Q: My 19-month-old has been very clingy with me lately, to the point that he follows me from room to room and whines or cries if I don’t pick him up when he wants to be held. I just can’t sometimes — not because I don’t want to, but because I have things to do. When I can pick him up, should I indulge him and hold him, or am I making the situation worse? Picking him up, comforting him and reassuring him that I love him doesn’t stop the clinginess. He cries when I put him down no matter how long I hold him. Please tell me this is a normal stage.
A: This is a normal stage. You told me to tell you that, so I did.
And I really do believe that this is normal, but please always see your pediatrician with your concerns. With children this young, it is important to also have professionals observe their behavior.
Allow me to begin with a word in your letter that is sticking out to me: “indulge.” At some point, we decided that it is indulgent to pick up our kids when they cry and want us. Whether it’s cry-it-out sleep training or ignoring them when they hang on us, parents have been told that if they respond to their child’s cries, they will “train” their child to cry more. They will spoil them.
This could not be further from the truth.
Developmentally, the younger children are, the closer they need to stay to their parent or caregiver. And I mean this literally. Your son must stay physically close to you almost constantly. His brain is not mature enough to help him make decisions; you are his prefrontal cortex. For the first two years of his life, you are his whole universe. The closer he is to you physically, the safer he feels. The safer he feels, the more his body and mind can mature. Human babies require deep and constant connection, physically and emotionally. They will not mature properly if they do not receive this.
No other species needs as much connection as intensely, and for as long, as humans do.
And for most of the time that humans have walked the Earth, we raised our children in communities. Someone (grandmother, aunt, sister, usually a woman) would pick up a crying child. Mothers have also “worn” their babies, eliminating the need to constantly pick them up. These decisions probably were not made consciously; there was work to get done and other babies to mind. It was practical and common sense.
Even as humans evolved, families largely have stuck together. Whether in small towns, the city or a shared home, it was normal to have your cousins, aunts, uncles and grandparents nearby.
In 2016, though, parents are more isolated. Your 19-month-old cannot make good decisions, and he needs you. He will cry for you if he is hungry, lonely, bored, sick, tired, overwhelmed, in need of a diaper change or just away from you. Some toddlers are more sensitive than others, but toddlers who need their parents are normal. You are not indulging your child when you pick him up.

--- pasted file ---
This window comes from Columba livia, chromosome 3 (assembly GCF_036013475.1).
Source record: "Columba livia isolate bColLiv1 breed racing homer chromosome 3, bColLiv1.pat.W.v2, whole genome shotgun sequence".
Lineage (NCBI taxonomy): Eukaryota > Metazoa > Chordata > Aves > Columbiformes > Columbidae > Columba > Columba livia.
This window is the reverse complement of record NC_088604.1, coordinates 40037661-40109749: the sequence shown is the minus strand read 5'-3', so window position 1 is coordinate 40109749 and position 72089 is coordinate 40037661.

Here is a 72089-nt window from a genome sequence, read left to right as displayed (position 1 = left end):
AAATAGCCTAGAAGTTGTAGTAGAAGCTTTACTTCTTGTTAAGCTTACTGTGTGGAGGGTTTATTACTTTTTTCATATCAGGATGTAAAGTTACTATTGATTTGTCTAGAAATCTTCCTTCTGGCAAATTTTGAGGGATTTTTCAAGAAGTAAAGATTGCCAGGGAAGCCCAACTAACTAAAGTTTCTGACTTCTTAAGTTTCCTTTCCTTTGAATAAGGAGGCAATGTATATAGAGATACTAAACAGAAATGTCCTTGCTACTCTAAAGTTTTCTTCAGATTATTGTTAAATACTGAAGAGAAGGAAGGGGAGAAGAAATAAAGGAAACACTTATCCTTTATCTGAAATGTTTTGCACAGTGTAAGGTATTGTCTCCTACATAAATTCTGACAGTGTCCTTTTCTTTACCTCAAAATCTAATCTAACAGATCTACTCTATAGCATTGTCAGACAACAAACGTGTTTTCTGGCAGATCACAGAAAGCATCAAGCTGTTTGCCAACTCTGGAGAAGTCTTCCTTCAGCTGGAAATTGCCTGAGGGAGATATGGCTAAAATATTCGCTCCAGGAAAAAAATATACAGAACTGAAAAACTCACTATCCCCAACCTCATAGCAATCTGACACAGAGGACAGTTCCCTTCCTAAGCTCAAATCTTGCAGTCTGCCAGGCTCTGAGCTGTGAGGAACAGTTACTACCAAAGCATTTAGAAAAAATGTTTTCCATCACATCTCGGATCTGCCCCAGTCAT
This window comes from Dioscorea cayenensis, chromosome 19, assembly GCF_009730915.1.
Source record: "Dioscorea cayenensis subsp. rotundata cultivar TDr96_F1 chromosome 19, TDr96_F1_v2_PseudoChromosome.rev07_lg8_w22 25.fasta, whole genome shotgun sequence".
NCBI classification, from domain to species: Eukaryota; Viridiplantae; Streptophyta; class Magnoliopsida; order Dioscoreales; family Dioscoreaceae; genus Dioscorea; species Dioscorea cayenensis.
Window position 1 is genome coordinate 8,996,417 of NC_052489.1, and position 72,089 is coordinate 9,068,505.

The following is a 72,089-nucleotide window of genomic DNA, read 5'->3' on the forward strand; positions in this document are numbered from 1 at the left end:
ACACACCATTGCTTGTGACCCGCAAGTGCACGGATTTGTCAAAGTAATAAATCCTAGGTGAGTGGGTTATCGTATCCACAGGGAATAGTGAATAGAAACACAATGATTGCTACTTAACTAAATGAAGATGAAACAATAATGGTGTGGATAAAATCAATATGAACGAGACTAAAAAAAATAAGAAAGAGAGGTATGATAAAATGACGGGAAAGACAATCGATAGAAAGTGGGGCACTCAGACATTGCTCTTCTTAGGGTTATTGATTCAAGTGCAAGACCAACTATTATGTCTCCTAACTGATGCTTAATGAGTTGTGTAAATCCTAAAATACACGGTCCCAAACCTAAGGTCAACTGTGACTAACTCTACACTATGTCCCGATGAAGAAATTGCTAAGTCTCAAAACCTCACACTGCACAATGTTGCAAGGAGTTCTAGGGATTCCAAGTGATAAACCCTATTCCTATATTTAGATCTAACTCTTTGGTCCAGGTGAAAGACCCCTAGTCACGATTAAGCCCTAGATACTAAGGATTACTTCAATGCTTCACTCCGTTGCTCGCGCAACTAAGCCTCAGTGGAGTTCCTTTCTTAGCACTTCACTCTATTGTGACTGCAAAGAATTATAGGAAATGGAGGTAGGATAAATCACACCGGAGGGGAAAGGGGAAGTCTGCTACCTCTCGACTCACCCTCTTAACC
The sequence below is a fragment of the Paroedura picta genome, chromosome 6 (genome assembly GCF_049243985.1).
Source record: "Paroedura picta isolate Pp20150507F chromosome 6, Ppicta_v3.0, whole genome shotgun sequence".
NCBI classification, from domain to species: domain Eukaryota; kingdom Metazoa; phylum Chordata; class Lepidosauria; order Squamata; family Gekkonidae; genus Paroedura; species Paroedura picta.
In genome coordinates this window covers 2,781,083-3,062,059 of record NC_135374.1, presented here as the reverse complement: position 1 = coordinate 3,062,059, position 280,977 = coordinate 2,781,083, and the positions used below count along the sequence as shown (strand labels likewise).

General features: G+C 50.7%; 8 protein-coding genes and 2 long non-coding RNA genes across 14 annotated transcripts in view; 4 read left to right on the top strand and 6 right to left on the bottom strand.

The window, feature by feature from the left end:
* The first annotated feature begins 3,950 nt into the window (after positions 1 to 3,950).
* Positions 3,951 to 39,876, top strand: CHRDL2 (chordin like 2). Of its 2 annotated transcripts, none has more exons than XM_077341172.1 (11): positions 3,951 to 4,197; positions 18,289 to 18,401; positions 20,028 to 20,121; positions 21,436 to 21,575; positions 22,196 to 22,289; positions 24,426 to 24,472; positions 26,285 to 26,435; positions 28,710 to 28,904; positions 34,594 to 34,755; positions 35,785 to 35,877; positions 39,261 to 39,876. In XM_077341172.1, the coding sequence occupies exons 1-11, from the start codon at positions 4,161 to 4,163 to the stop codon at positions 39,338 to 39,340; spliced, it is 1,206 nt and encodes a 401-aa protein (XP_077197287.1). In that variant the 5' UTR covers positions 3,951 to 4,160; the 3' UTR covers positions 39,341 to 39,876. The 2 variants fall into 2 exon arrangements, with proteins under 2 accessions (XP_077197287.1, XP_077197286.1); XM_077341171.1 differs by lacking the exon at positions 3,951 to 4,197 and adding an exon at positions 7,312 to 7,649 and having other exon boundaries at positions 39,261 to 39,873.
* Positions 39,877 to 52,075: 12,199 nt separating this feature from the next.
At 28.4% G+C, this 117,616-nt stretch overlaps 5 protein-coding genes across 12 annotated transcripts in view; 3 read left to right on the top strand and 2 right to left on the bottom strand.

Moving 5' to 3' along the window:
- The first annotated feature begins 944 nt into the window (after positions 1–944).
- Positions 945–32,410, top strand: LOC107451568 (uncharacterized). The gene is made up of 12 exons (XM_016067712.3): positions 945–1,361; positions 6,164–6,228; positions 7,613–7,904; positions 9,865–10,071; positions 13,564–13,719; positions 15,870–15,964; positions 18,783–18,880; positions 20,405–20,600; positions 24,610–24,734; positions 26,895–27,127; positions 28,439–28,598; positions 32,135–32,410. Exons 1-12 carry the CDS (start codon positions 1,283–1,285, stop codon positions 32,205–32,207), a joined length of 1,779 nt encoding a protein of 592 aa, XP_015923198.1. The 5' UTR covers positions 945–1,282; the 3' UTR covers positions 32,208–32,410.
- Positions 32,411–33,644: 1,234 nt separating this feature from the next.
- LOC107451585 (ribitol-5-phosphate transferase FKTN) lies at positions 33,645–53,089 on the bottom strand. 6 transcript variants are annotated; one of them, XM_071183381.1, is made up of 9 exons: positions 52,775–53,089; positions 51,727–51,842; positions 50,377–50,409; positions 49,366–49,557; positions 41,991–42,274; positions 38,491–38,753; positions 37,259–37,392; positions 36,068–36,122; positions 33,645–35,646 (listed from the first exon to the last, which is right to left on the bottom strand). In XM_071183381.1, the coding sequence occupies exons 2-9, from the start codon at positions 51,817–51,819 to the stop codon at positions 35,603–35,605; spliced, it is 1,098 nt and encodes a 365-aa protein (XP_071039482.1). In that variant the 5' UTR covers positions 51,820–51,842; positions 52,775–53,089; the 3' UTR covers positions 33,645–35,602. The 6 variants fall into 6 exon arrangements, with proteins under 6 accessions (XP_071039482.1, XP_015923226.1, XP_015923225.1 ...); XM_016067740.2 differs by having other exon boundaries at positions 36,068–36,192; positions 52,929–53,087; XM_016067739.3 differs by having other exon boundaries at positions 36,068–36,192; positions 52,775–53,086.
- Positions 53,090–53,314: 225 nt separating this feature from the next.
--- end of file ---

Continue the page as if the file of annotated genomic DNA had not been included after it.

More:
But how can you live like this? You are essentially asking me: “Can I let him cry while I make food? Use the bathroom? Sit for a moment?”
Yes, you can.
Crying, when couched in a healthy and connected relationship, is a way that toddlers adapt to something they cannot change. If you usually meet your son’s need to be picked up, it’s okay to allow him to become frustrated from time to time. The hard part is that this is a dance between parent and child. Allowing your child to cry is beneficial to his resilience and maturity. Allowing your toddler to cry too much builds more neediness and, in some cases, traumatizes him.
How can you find balance and handle these tears?
1. Acknowledge that the tears are normal and not personal. You aren’t a bad mom if he cries while you use the toilet. And you are not a bad mom if you pick him up when he cries for you.
2. Ask for help. Friends, family, paid help, day care, nanny shares and mother’s helpers — there are lots of ways to build your village. Your child can and should be held by other loving people. There is no shame in needing some relief if you have taken all you can of the crying. Even if you just have a teen in the neighborhood come over for a couple of hours some afternoons, you will have more energy to stay positive with your little one.
3. Keep talking to him as you cook, check email, use the toilet, etc. You can narrate what you are doing and say loving things such as, “Mommy is just flipping the eggs, and I promise I will be right back. I am right here, I am coming back.” Yes, he will cry and follow you, but often your voice can soothe him. Stay true to your word, go back and get him, and smile and say: “Mommy is here! You did great. It’s okay.” Try not to act angry or overly frustrated by it.
4. Take note of his fussiest times and plan around them. (This is not spoiling.) Keep in mind that this stage will pass, and don’t feel guilty about holding him. Why will he not become spoiled? Because having needs met does not spoil children, especially at this age. Crying, smiling, laughing, pointing and uttering a few words are the only ways he has to communicate with you. When your toddler cries, he is not manipulating you. He has a real emotion, and you can answer his call. Don’t listen to people who say you are “creating a monster.” When it is time for him to mature and handle a little more time away from you, you will know and feel it. Trust in that.
5. Have faith and confidence that if you stay calm and loving, this stage will pass. If you stay angry, yell at your toddler, keep your body tense and flee from him, he will become needier and needier. Try to stay steady, keep his routine strong and get as much fresh air as you can.
8 Send questions about parenting to email@example.com.
Also at washingtonpost.com Read a transcript of a recent live Q&A with Leahy at washingtonpost.com/advice , where you can also find past columns. Her next chat is scheduled for Aug. 31.